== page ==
Sweeney testified during Puertas' 1999 trial that he bought cocaine from Puertas at the bowling alley six times in late 1997.

But police, using hidden cameras and audio surveillance equipment, never were able to document a sale, nor did undercover officers inside the bowling alley ever witness a sale. A jury convicted Puertas of delivery of a controlled substance and running a criminal enterprise.
See this very interesting story here.

Friday, May 23, 2008

Michigan: Data

On May 14, the Associated Press reported the following:

The number of clemency requests granted by Michigan governors in the last 40 years:
Democrat Jennifer Granholm, 2003-present, 23 commutations in nearly 5 1/2 years.
Republican John Engler, 1991-2002, commuted 34 sentences over 12 years.
Democrat James Blanchard, 1983-1990, commuted six sentences over eight years.
Republican William Milliken, 1969-1982, commuted 95 sentences over 14 years.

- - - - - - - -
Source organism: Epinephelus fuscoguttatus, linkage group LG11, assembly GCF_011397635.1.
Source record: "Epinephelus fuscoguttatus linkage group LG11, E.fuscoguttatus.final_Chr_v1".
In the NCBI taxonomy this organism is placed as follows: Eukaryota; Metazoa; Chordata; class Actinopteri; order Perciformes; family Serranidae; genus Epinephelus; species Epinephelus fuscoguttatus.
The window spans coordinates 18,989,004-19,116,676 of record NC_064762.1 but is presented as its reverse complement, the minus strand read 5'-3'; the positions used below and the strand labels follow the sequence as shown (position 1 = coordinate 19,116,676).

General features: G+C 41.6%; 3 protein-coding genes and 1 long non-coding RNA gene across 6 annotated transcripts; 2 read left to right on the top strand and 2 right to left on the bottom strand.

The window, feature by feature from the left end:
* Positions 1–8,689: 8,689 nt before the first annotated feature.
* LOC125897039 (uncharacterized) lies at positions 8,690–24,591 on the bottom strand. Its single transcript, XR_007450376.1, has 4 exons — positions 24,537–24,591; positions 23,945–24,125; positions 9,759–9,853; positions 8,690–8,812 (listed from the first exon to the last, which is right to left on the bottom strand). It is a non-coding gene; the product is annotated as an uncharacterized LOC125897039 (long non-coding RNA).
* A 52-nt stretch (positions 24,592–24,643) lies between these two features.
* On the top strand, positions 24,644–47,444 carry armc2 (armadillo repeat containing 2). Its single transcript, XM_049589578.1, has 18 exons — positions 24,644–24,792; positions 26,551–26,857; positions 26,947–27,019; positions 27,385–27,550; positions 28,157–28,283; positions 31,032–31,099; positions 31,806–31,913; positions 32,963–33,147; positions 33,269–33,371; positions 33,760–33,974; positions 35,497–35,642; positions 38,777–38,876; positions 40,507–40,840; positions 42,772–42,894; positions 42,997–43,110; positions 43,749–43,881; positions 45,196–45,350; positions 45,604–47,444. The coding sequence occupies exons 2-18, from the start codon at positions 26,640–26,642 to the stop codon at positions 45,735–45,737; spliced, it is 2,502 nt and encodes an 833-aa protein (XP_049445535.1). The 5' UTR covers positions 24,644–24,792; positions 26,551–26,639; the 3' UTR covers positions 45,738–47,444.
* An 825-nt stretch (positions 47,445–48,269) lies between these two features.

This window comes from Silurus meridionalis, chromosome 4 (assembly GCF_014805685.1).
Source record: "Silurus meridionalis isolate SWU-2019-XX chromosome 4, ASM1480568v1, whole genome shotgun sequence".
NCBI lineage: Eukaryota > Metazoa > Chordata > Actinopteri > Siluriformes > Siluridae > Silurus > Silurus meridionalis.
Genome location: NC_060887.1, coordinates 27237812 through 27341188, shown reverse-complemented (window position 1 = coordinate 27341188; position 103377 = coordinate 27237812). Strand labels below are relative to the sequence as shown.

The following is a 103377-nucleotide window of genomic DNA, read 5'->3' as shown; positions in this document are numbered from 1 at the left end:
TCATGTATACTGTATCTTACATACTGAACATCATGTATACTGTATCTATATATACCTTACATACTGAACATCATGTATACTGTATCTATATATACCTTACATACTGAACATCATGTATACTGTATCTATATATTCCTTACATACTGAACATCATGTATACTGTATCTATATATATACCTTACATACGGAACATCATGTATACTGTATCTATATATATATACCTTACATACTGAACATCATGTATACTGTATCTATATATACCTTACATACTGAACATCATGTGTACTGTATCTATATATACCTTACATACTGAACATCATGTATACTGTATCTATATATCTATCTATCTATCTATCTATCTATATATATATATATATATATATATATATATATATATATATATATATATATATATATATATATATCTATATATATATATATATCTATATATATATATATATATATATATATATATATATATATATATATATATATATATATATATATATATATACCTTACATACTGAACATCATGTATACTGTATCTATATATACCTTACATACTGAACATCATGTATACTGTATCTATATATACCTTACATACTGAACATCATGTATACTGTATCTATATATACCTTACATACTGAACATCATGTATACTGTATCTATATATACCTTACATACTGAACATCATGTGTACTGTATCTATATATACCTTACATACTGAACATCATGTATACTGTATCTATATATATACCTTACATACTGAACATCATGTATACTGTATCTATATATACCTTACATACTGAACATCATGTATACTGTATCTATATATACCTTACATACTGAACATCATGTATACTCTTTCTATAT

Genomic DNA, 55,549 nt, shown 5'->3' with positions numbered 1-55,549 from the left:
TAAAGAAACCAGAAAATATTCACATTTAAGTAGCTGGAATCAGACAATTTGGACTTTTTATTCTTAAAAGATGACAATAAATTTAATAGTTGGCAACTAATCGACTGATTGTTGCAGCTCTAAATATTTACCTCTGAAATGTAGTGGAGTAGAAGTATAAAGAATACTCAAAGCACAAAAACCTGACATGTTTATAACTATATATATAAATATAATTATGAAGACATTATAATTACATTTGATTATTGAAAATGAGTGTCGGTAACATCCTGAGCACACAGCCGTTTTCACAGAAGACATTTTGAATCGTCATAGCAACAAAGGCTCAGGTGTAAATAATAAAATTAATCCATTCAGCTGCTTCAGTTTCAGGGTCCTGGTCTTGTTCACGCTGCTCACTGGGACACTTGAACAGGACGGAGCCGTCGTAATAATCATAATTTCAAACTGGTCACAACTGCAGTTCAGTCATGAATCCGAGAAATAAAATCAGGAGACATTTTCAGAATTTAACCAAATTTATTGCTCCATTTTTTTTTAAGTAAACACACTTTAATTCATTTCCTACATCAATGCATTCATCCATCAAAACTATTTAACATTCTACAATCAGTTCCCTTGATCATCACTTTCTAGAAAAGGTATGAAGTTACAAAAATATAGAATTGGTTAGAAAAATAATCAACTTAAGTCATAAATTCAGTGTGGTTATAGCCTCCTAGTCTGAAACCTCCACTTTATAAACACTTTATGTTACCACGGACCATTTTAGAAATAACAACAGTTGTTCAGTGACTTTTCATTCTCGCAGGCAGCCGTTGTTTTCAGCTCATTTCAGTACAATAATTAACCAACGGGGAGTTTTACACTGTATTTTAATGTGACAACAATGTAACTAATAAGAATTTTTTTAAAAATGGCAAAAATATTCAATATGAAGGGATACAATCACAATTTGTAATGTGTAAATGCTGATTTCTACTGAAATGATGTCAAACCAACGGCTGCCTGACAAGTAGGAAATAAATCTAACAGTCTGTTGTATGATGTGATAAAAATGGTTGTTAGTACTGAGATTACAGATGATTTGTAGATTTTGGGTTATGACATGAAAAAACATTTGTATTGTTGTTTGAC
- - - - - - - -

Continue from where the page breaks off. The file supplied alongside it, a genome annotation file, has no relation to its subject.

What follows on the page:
Source: Michigan Department of Corrections

Tuesday, May 20, 2008

Insights: Battered Women and Clemency in Michigan

  Carol Jacobsen is an award-winning social documentary artist whose works in video and photography address issues of women's criminalization and censorship. Her art has been exhibited and screened at venues worldwide. In addition to her teaching responsibilities in art and women's studies at the University of Michigan, Jacobsen serves as Director of the Michigan Women's Justice and Clemency Project (formerly the Michigan Battered Women's Clemency Project). In that capacity, she advocates for the human rights of women prisoners and seeks freedom for women wrongly incarcerated. Her projects have been sponsored by Amnesty International, Human Rights Watch, COYOTE, Women's Prison Association of New York, the American Civil Liberties Association, and other non-profit organizations. PardonPower asked Prof. Jacobsen about her work: